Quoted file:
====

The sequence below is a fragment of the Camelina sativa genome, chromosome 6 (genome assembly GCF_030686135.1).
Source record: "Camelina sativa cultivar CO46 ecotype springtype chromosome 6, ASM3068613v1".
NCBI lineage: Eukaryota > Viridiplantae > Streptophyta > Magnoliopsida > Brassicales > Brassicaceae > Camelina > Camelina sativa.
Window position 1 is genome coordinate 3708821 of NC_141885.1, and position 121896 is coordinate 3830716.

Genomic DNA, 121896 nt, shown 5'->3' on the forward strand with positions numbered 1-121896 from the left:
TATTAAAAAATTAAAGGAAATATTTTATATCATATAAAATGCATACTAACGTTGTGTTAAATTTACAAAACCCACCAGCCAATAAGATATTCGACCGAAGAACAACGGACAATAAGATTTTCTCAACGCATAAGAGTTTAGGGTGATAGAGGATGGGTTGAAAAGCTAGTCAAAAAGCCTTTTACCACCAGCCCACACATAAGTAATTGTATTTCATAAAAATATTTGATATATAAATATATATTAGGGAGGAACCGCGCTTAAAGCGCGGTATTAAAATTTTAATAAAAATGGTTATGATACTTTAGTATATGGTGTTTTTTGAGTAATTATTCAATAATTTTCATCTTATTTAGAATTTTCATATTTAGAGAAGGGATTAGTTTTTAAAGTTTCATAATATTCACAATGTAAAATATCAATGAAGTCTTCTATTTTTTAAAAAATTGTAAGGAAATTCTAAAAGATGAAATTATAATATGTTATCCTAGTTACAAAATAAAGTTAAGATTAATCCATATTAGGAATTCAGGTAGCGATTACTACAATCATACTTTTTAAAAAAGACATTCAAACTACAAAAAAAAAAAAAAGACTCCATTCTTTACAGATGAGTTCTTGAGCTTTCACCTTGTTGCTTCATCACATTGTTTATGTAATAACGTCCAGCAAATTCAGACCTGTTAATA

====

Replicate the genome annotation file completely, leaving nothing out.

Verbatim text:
The sequence below is a fragment of the Camelina sativa genome, chromosome 6 (genome assembly GCF_030686135.1).
Source record: "Camelina sativa cultivar CO46 ecotype springtype chromosome 6, ASM3068613v1".
NCBI lineage: Eukaryota > Viridiplantae > Streptophyta > Magnoliopsida > Brassicales > Brassicaceae > Camelina > Camelina sativa.
Window position 1 is genome coordinate 3708821 of NC_141885.1, and position 121896 is coordinate 3830716.

Genomic DNA, 121896 nt, shown 5'->3' on the forward strand with positions numbered 1-121896 from the left:
TATTAAAAAATTAAAGGAAATATTTTATATCATATAAAATGCATACTAACGTTGTGTTAAATTTACAAAACCCACCAGCCAATAAGATATTCGACCGAAGAACAACGGACAATAAGATTTTCTCAACGCATAAGAGTTTAGGGTGATAGAGGATGGGTTGAAAAGCTAGTCAAAAAGCCTTTTACCACCAGCCCACACATAAGTAATTGTATTTCATAAAAATATTTGATATATAAATATATATTAGGGAGGAACCGCGCTTAAAGCGCGGTATTAAAATTTTAATAAAAATGGTTATGATACTTTAGTATATGGTGTTTTTTGAGTAATTATTCAATAATTTTCATCTTATTTAGAATTTTCATATTTAGAGAAGGGATTAGTTTTTAAAGTTTCATAATATTCACAATGTAAAATATCAATGAAGTCTTCTATTTTTTAAAAAATTGTAAGGAAATTCTAAAAGATGAAATTATAATATGTTATCCTAGTTACAAAATAAAGTTAAGATTAATCCATATTAGGAATTCAGGTAGCGATTACTACAATCATACTTTTTAAAAAAGACATTCAAACTACAAAAAAAAAAAAAAGACTCCATTCTTTACAGATGAGTTCTTGAGCTTTCACCTTGTTGCTTCATCACATTGTTTATGTAATAACGTCCAGCAAATTCAGACCTGTTAATA